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Relevant Verses: 2 Kings 22; Jer 7:1–7; 29:13; Dan 9:1–19

Theme: The Importance of Deuteronomy for the Prophets

Leading Question: Why is a book of law book important?

Scott Redd, Bible scholar and president of the Reformed Theological Seminary in Washington D.C asks, “What would Plato be without Socrates, or Timothy without Paul, or Luther without Augustine, or Foucault without Nietzsche, or Bob without Woody, or Elvis, The Beatles, and every hair-spritzed glam rocker to follow them without the blues riff? Ask this and you get a sense of the architectonic influence that the book of Deuteronomy has over the prophet Jeremiah … Jeremiah drank deeply of the theological vintage of the book of Deuteronomy.”

Most Bible scholars link the discovery in 622 B.C. of the “Book of the Law of Moses” (2 Chron 34:14; 2 Kings 22:8) to the book of Deuteronomy. Two parallel accounts, 2 Kings 22–23 and 2 Chronicles 34–35 provide details about the finding of the book and king Josiah’s reform actions taken in connection with the repairs of the Temple. As a consequence of reading Book of the Law, the king ordered the removal of the cultic objects installed by Manasseh (2 Kings 23:4ff.). Second Chronicles 34–35, informs us that the Temple, which was ruined by the previous kings of Judah (2 Chron 34:11), underwent repairs followed by the restoration of the priestly services and festivals.

Question: What lessons can we draw from the rediscovery of the “Book of the Law” in the time of King Josiah?

Jeremiah receives his prophetic calling during this time of Temple reform. How would he have understood Deuteronomy? Redd writes, “Imagine you were a constitutional lawyer, and a new clause of the Constitution is discovered, one that fills in some previous lacuna of the document and further connects ideas which you had always thought to be unsourced. This new discovery would occupy your thoughts, reframing everything you knew before. Now imagine an exhaustive review of the government was called for by the president in light of this discovery, and you were involved in the investigation. It would be kind of a big deal.”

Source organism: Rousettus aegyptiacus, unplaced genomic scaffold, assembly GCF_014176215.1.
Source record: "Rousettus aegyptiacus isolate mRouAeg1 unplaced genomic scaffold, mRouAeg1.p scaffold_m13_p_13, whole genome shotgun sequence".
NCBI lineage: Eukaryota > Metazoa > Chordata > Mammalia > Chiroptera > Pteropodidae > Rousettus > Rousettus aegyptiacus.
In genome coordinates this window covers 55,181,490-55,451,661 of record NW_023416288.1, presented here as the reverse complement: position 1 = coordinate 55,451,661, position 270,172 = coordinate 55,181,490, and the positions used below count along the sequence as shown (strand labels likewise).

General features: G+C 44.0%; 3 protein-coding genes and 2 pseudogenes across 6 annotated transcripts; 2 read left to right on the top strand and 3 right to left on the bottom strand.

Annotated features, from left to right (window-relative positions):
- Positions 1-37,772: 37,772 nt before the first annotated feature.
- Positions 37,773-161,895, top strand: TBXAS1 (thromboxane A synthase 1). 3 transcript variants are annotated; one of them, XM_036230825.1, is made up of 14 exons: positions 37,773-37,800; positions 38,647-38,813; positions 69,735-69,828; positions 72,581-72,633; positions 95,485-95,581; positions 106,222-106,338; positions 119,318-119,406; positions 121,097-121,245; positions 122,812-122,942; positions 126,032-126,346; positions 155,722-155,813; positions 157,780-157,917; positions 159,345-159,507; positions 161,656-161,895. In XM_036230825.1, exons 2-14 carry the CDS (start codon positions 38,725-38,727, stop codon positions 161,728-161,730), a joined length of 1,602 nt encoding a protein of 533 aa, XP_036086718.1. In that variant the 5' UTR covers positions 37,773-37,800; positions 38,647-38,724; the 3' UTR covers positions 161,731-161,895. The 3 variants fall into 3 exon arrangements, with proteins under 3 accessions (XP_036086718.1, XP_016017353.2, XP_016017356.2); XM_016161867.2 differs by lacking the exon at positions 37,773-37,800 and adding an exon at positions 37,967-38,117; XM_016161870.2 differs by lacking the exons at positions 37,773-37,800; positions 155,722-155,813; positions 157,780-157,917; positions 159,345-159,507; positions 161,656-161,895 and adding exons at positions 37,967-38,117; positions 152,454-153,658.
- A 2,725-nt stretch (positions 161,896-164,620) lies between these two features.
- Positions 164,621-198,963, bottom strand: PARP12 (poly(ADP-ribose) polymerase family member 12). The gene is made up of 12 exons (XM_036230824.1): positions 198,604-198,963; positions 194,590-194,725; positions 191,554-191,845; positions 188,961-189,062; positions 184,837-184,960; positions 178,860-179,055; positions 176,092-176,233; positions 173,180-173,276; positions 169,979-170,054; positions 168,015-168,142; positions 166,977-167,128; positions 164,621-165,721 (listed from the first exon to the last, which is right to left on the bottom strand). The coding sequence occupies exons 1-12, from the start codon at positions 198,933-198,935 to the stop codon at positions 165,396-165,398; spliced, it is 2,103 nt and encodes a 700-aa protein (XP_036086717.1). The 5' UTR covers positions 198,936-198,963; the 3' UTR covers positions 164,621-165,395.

For this reason, the life and prophecies of Jeremiah might be described as an extended exploration of the theology of Deuteronomy in the late pre-exilic period. No doubt due to the rediscovery of the aw book and King Josiah’s subsequent reforms (2 Kings 22-23), the covenant looms large in the imagination of the prophet who is called to minister to the kings and the people in Jerusalem and Judah through their final days before the exile. Deuteronomic language pervades the prophet’s sermons and prayers, including his call narrative (Jer 1:5–12), which borrows language from Deut 18:15–19. The Temple Sermon in Jeremiah 7 illustrates Jeremiah’s concern for the “sojourner, the orphan, and the widow” (Jer 7:6), which is a common Deuteronomic refrain (Deut 18:6; 23:8; 24:17; 27:19). The allegations against the leadership in Jerusalem are heightened in light of the holiness of the Temple which bears the Lord’s name (Jer 7:14; or Shiloh, Jer 7:12), and their disobedience to the voice of the Lord (Jer 7:28; cf. Deut 8:20; 13:18; 15:5; 21:18; 27:10; 28:1, 2, 15, 45, 62; 30:8, 10).

Question: While the repeating of the law takes up much of the book, what is the essential message of Deuteronomy?

Perhaps more than any other part Jeremiah’s theology of the heart is strongly evocative of the same in Deuteronomy focus on love and repentance which are to come from the heart, are particularly emphasized in the book of Jeremiah. The Shema (Deut 6:4–9) which calls for a love that is whole-heartedly devoted to the Lord turns into Jeremiah’s call drawing the peoples’ attention to their own great deficit of heart. Their hearts are depicted as “deceitful above all and desparately sick” (Jer 17:9). Jeremiah borrows the image of a circumcised heart from Deuteronomy (Jer 4:4; cf. Deut 10:16; 30:6) to explain how covenantal faithfulness must be a matter of a person’s inner life and not merely the outer body. Unless the people repent sincerely and “wash [their] evil hearts” (Jer 4:10-14), they will suffer judgment.

Furthermore, the heart problem facing Judah can only be remedied by the Lord’s provision of a “new heart,” a heart of faithfulness, which will come about as a result of exile. With this new heart, the remnat of the exile will be equipped to seek the Lord with their “whole hearts” (Jer 24:7; 29:11–14), and this new heart will have the law of the Lord written upon it that it might never be forgotten (Jer 31:31–34). For Jeremiah, this new heart is the center of the New Covenant for them and for their children (Jer 32:38–39).

Question: What does Deuteronomy have to say to us today?

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